At the end of the Civil War, only 100 people lived in Birmingham, Alabama. Over the next decade, tens of thousands moved to Birmingham for the burgeoning iron and steel industries, culminating in a city population of 200,000 in 1878 and earning it the nickname “the Magic City.”
But Birmingham was still a city in the postwar South, and its industrial boom was not felt equally by its residents. Even after the Supreme Court codified racial segregation as unconstitutional in 1954, many of Birmingham’s white residents continued to institutionalize the practice through social norms. In 1963, Birmingham became one of the central cities in the Civil Rights Movement as the city’s racial divisions became the backdrop for sit-ins, marches, and clashes with segregationist leadership.
Although Birmingham still faces challenges, the city has become more inclusive—which we define as the ability for all residents, especially historically excluded populations, to benefit from and contribute to economic prosperity—over the past few decades. According to our updated metrics of inclusion for 274 US cities, Birmingham was the 128th most inclusive, ranking 68th on racial inclusion and 210th on economic inclusion. Birmingham’s journey from segregated Southern city to the top quartile for racial inclusion offers a compelling story for how other cities might track and measure inclusion and how Birmingham can draw upon these metrics to continue improving its economic inclusion.
Birmingham has improved its racial homeownership and poverty gaps
Part of Birmingham’s strengths in racial inclusion stem from its small racial homeownership and poverty gaps. The former, which measures the percentage-point difference between people of color who own a home and white, non-Hispanic residents who own a home, ranks as the 10th-smallest in the country. Brandon Johnson, the director of Birmingham’s office of peace and policy, singled out strong homeownership counseling and support programs, such as those offered by Neighborhood Housing Services of Birmingham, as a driver of strong performance. “There is a concerted effort to expand availability to affordable single family homes,” Johnson said in an interview with Urban Institute researchers.
Birmingham has also reduced its racial poverty gap, or the percentage-point difference between people of color and white, non-Hispanic people whose earnings are below the federal poverty level. In 1980, Birmingham had a racial poverty gap of 21 percentage points, which decreased to 11 percentage points by 2016. This drop may be partially attributable to changes in resident composition, such as higher-income residents moving to the suburbs, but it could also reflect income increases for people of color.
Where Birmingham can improve on inclusion
Despite Birmingham’s strong performance on some inclusivity metrics, its history of explicit and institutionalized racial segregation and a lack of local decisionmaking power have made it challenging for the city to advance policies and programs aimed at increasing inclusion. Alabama’s 1901 constitution “reserves many powers to the state and functionally preserve[s] segregation,” Johnson said. “There’s a constitutional amendment that prohibits the use of state funds for public transportation, which effectively gives the state total discretion over which neighborhoods Birmingham’s public transportation doesn’t connect with the rest of the city.”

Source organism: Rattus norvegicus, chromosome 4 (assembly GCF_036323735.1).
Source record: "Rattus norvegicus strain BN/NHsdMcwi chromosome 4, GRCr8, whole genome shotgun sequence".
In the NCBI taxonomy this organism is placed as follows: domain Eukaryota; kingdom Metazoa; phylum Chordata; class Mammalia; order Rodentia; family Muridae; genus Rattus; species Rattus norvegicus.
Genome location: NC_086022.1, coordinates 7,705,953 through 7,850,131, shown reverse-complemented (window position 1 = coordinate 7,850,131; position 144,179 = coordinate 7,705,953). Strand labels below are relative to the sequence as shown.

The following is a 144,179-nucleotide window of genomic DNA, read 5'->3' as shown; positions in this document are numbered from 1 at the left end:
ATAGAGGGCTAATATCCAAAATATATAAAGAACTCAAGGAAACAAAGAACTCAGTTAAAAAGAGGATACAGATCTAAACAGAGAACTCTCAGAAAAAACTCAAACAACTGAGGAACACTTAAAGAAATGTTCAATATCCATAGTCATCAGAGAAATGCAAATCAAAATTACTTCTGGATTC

Racial segregation has been generally declining since 1980, but Birmingham still ranks 259th using the metric. Although ample research on ethnic enclaves suggests that living amongst people who share your cultural, racial, or ethnic identity may build community ties and improve economic outcomes, differences in the racial composition of neighborhoods may drive uneven local, state, and federal resource disbursement.
The city’s economic inclusion metrics also consistently rank in the bottom half of our 274 sample cities. Birmingham ranks 234th on share of households with incomes below the federal poverty level despite having at least one person working full time, 190th on income segregation, 163rd on the share of rent-burdened households, and 148th on a proxy for high school dropout rate.
How Birmingham and other cities can use these metrics to move forward
Birmingham city leaders have demonstrated their commitment to increasing inclusion for people of color and low-income people through initiatives such as the city’s Office of Peace and Policy and Shape Bham, an equity-focused, comprehensive neighborhood planning effort. Local leaders should continue working to break down the silos preventing local government departments from working together toward larger equity and inclusion goals.
State leaders could also provide greater ability for local leaders to initiate policies that increase inclusion. The lack of home rule in Alabama restricts cities from passing laws that state and county leaders don’t agree on and has stymied many of the city’s efforts to increase equity and inclusion. Increased power for the city government may help push inclusion efforts.
These inclusion metrics should serve only as a starting point for community discussions, and policymakers should view these data through the lens of residents’ lived experiences. “We’re very good at addressing inequity when we can see the people,” Johnson said. “When we can’t see the people, we can’t address it.”
To ensure people are seen, policymakers should engage with residents to identify not only policy solutions but also barriers to equity and inclusion before policies are proposed.